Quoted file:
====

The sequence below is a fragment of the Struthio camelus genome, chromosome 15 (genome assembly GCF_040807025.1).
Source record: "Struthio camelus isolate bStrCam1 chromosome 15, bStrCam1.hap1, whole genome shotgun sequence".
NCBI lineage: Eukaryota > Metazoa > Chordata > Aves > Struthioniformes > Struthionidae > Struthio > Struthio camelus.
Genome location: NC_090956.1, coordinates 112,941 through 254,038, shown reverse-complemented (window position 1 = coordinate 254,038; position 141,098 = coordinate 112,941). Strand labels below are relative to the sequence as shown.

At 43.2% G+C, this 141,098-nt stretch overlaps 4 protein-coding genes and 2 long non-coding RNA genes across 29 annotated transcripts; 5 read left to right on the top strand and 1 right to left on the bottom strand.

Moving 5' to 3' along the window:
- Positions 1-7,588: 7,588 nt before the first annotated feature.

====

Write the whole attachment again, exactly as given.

The sequence below is a fragment of the Struthio camelus genome, chromosome 15 (genome assembly GCF_040807025.1).
Source record: "Struthio camelus isolate bStrCam1 chromosome 15, bStrCam1.hap1, whole genome shotgun sequence".
NCBI lineage: Eukaryota > Metazoa > Chordata > Aves > Struthioniformes > Struthionidae > Struthio > Struthio camelus.
Genome location: NC_090956.1, coordinates 112,941 through 254,038, shown reverse-complemented (window position 1 = coordinate 254,038; position 141,098 = coordinate 112,941). Strand labels below are relative to the sequence as shown.

At 43.2% G+C, this 141,098-nt stretch overlaps 4 protein-coding genes and 2 long non-coding RNA genes across 29 annotated transcripts; 5 read left to right on the top strand and 1 right to left on the bottom strand.

Moving 5' to 3' along the window:
- Positions 1-7,588: 7,588 nt before the first annotated feature.